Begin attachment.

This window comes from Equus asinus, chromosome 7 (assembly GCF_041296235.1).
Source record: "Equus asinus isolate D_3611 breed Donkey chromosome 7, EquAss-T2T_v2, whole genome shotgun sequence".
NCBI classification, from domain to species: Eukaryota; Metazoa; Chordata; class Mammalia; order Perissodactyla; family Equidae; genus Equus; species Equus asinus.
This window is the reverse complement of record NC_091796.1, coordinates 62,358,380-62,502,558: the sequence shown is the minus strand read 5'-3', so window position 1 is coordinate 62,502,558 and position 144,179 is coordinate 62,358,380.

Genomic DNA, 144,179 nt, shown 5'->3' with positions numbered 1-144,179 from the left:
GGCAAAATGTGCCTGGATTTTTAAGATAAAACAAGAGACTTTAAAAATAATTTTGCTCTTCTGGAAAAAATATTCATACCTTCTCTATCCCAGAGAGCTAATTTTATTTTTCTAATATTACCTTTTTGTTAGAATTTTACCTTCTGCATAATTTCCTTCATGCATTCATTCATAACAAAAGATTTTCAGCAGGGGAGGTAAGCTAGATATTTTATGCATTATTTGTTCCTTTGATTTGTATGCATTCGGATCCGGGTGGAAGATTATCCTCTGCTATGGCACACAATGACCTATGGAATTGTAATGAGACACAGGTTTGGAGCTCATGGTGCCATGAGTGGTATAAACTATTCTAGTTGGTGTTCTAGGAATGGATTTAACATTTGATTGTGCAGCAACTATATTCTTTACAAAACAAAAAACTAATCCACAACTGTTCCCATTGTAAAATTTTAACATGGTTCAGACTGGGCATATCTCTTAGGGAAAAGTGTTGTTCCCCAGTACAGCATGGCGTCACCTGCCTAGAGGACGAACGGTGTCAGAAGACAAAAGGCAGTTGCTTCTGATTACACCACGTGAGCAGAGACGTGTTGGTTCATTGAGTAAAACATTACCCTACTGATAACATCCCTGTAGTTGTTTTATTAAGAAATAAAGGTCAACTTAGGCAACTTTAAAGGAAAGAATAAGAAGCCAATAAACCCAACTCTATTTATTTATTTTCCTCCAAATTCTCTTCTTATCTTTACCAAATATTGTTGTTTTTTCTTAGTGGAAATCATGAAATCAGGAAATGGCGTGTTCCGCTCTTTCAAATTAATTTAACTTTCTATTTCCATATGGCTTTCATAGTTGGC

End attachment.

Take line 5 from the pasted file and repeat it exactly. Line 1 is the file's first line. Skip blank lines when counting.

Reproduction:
Genomic DNA, 144,179 nt, shown 5'->3' with positions numbered 1-144,179 from the left: